Wednesday, August 29, 2007

Crunching the Numbers

Over at Balkinization, Ian Ayres has posted about his new book, Super Crunchers: Why Thinking-By-Numbers Is the New Way to Think Smart. (You've got to like any book that was named by a randomized experiment. I'm definitely going that way for my next article.) If you follow the link to the YouTube interview with Ayres, you'll see that the book is about how statistical analysis is (or should be) replacing intuition as a means of corporate decision-making.

I thought MoneyLaw readers would be particularly interested in this development and in this book. What role do statistics play in decision-making at your law school? Are your colleagues (or other relevant decision-makers) receptive to empirical studies that don't comport with their intuitions?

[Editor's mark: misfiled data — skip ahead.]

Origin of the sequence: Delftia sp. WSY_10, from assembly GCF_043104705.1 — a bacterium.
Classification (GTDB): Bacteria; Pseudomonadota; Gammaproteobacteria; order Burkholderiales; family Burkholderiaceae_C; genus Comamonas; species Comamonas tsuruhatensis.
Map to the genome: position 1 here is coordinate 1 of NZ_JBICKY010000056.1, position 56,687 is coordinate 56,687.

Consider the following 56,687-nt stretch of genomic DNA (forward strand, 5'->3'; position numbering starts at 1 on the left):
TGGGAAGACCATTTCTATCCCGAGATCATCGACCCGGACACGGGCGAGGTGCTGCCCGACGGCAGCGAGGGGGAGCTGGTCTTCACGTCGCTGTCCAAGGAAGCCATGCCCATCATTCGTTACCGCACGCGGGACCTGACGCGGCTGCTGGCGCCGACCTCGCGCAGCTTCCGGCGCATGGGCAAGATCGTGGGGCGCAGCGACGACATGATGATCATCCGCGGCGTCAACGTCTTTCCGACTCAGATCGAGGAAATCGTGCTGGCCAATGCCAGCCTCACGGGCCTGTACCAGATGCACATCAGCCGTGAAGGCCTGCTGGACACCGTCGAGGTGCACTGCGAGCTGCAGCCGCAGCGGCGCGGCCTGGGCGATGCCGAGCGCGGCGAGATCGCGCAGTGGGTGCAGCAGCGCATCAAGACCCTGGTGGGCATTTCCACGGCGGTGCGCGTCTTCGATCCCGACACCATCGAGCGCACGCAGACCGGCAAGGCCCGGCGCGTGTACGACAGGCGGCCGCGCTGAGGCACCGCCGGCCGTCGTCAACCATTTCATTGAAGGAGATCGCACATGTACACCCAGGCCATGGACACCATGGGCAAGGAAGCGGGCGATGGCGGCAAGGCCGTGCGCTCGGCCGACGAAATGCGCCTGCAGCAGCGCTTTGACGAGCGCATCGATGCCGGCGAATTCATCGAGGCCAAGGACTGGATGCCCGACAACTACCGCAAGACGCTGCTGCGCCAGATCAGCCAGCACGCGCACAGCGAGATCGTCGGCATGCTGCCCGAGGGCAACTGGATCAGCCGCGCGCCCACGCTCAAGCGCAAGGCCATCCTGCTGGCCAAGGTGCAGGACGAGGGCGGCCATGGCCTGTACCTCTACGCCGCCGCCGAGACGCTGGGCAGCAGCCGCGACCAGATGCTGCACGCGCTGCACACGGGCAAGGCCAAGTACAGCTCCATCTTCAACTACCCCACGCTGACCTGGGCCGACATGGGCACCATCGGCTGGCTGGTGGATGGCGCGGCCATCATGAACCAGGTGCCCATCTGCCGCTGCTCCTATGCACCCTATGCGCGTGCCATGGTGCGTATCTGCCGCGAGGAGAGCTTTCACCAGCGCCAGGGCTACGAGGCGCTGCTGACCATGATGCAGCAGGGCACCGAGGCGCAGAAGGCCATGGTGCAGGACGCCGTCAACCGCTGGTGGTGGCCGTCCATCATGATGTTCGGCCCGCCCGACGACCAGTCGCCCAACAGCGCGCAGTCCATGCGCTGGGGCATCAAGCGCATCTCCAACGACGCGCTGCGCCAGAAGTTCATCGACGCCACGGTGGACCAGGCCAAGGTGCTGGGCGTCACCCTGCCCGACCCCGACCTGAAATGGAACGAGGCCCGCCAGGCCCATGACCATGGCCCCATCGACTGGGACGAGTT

More on this to come.


Blogger Jeff Harrison said...

Sam, don't be so cynical. Many law professors do not need numbers because they already know the truth. Why waste the time!!

8/29/2007 10:31 AM  
Blogger sam kamin said...

Jeff --

It's not just the faculty, who are inclined by their very nature to think that they know all of the answers. It's the other stake-holders in a law school -- the students, the central administration, the alumni -- who can sometimes seem disinterested in learning the facts.

8/29/2007 11:53 AM  
Blogger Jeff Harrison said...

Yes, the facts can be really inconvenient.

8/29/2007 12:14 PM  

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